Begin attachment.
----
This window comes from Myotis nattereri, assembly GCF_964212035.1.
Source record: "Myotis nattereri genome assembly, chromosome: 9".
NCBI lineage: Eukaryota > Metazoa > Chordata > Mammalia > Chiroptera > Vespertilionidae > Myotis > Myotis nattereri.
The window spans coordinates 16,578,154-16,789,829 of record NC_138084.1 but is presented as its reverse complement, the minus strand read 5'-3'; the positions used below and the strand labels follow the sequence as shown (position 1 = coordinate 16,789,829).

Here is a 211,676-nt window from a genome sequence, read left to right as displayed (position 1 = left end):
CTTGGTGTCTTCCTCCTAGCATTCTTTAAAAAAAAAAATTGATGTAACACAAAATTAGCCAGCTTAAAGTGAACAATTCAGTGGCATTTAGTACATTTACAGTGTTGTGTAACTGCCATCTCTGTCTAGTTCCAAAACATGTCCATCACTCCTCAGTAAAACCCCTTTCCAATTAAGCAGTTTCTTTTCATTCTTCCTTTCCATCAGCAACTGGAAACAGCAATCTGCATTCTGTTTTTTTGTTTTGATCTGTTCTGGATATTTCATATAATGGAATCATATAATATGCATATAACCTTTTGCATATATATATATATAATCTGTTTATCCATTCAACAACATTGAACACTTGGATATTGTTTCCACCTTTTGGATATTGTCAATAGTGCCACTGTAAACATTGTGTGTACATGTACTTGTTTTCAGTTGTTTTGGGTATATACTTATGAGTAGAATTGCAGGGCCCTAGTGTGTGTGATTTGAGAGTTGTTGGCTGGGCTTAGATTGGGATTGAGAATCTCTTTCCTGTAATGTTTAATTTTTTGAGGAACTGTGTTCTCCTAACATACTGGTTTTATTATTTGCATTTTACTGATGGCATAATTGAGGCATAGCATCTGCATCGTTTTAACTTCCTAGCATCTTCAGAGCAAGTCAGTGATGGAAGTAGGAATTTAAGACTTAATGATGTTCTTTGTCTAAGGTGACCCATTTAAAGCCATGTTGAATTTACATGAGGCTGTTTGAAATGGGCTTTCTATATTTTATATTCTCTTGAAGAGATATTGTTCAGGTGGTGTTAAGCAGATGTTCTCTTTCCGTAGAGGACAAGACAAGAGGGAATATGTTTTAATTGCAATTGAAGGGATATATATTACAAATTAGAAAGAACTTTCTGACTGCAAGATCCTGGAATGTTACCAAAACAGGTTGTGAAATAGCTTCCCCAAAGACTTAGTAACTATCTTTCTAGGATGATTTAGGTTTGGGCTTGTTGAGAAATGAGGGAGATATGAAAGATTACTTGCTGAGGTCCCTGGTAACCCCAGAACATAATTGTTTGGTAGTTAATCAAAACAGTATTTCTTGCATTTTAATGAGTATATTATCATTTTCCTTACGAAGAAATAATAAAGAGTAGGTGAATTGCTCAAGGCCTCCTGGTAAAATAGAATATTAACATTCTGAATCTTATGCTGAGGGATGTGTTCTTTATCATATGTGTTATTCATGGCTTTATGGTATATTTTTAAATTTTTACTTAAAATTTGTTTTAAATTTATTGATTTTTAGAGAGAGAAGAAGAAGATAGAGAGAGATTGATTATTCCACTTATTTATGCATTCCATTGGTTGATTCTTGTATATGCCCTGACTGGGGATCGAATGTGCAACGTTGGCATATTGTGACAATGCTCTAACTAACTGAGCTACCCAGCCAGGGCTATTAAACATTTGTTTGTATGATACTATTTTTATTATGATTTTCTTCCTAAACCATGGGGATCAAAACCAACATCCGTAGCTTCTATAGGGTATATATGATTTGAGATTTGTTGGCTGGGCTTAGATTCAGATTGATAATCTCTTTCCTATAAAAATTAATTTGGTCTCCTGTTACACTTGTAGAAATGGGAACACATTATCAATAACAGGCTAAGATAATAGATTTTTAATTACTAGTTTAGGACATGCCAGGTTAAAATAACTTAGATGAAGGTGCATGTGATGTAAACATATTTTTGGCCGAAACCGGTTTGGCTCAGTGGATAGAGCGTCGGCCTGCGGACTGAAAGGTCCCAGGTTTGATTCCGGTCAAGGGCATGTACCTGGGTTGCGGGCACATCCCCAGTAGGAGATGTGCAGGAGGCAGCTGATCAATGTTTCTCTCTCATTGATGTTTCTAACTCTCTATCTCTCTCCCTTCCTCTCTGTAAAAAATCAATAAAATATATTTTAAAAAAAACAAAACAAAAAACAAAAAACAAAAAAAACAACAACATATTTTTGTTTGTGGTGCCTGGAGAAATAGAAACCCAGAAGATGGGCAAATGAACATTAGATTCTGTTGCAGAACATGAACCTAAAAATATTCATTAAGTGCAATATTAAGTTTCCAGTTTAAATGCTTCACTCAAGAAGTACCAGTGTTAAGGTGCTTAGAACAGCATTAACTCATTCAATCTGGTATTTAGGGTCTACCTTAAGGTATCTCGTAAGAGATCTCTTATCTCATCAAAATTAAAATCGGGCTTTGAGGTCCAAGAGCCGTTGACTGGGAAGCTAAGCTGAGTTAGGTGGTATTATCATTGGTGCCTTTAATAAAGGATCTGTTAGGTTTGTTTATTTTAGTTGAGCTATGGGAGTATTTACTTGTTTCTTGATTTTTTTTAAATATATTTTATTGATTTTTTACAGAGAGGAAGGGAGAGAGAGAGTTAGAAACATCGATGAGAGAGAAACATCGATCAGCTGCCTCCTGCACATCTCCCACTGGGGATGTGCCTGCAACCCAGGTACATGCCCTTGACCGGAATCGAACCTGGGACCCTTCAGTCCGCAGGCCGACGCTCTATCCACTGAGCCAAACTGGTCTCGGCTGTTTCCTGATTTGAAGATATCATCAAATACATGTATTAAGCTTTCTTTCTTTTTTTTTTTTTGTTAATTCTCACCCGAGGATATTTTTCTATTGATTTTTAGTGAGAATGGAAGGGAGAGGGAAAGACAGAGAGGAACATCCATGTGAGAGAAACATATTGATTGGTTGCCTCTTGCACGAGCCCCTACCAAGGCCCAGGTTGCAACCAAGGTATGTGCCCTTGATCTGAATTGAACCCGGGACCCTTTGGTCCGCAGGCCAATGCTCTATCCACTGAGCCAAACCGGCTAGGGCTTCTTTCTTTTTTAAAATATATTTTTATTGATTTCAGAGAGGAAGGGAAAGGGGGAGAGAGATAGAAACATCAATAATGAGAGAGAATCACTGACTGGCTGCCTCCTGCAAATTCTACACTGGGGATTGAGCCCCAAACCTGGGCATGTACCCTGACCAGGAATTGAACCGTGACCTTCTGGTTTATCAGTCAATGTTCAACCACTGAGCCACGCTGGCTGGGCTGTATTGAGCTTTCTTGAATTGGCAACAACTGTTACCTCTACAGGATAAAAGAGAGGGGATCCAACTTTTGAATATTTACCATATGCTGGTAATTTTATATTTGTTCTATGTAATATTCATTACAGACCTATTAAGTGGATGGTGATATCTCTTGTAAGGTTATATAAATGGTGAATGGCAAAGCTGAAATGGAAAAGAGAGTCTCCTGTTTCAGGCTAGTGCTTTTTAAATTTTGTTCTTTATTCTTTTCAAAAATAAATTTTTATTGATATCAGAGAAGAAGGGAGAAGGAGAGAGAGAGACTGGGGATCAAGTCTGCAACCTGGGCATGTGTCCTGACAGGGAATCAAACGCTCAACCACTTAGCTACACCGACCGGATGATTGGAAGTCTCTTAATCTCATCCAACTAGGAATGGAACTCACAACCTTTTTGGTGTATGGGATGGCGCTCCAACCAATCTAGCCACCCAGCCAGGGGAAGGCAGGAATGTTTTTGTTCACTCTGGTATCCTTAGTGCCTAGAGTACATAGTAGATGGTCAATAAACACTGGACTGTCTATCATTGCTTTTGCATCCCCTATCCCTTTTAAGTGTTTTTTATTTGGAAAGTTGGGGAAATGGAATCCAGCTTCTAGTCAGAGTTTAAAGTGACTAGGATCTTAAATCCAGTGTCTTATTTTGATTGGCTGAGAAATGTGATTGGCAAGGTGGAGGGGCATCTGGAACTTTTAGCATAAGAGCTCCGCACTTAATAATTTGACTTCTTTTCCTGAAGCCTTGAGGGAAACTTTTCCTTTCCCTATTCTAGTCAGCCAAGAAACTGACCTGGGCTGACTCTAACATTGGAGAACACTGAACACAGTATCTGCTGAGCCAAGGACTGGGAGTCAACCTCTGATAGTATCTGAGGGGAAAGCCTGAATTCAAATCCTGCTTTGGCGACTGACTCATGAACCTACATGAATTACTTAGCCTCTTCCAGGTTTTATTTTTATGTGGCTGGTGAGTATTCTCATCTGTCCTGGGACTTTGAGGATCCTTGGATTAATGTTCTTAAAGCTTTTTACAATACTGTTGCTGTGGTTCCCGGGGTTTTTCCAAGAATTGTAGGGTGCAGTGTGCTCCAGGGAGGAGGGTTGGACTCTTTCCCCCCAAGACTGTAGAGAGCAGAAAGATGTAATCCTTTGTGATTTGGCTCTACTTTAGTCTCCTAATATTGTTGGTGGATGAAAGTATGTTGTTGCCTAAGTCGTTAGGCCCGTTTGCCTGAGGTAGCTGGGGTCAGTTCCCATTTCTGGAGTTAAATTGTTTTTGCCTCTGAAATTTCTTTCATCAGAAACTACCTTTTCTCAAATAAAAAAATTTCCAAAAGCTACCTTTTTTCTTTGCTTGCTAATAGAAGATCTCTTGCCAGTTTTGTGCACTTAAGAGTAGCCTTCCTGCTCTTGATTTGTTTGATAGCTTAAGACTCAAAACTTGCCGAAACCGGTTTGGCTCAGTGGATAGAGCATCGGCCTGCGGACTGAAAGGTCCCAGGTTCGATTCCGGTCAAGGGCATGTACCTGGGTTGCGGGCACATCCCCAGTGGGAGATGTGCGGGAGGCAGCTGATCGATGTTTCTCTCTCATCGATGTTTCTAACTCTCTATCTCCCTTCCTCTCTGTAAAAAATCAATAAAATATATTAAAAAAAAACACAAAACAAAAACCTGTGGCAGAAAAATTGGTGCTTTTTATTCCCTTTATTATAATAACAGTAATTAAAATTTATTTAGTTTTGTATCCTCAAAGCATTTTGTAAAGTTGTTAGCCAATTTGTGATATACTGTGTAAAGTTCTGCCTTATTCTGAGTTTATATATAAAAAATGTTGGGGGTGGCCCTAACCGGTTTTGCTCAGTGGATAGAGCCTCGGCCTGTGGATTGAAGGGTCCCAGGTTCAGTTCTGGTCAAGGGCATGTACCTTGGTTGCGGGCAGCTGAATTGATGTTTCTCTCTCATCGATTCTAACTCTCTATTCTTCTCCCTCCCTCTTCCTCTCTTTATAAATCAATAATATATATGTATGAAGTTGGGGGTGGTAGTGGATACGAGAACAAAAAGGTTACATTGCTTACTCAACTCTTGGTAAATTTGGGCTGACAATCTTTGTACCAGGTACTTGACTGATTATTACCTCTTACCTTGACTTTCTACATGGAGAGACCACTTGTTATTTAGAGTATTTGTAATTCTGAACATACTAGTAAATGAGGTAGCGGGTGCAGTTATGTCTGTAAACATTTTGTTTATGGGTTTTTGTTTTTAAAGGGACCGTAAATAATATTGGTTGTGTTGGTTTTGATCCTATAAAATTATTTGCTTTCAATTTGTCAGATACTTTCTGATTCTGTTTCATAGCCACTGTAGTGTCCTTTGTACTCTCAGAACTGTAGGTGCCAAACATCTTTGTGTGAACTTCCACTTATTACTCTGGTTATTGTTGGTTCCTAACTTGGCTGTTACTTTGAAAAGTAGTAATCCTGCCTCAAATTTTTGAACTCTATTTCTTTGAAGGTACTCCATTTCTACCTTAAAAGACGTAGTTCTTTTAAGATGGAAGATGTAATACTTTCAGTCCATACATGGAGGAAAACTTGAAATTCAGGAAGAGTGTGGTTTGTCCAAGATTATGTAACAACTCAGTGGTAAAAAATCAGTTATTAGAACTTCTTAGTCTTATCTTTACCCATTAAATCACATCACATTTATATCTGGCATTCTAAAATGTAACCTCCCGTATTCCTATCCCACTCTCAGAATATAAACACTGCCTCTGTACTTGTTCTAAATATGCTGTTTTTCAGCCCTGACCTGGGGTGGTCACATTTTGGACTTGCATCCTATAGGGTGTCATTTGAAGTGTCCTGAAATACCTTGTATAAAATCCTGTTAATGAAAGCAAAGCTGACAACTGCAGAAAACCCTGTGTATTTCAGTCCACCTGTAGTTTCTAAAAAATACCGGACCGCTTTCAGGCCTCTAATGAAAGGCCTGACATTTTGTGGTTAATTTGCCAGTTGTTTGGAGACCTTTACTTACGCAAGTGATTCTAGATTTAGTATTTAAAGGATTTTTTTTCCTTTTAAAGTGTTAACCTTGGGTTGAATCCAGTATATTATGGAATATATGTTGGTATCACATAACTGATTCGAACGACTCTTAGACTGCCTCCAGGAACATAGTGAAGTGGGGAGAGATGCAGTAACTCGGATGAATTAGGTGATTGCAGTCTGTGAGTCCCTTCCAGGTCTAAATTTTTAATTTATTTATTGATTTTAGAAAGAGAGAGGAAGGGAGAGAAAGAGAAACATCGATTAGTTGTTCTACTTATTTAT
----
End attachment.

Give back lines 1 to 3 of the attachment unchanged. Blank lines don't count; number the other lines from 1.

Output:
This window comes from Myotis nattereri, assembly GCF_964212035.1.
Source record: "Myotis nattereri genome assembly, chromosome: 9".
NCBI lineage: Eukaryota > Metazoa > Chordata > Mammalia > Chiroptera > Vespertilionidae > Myotis > Myotis nattereri.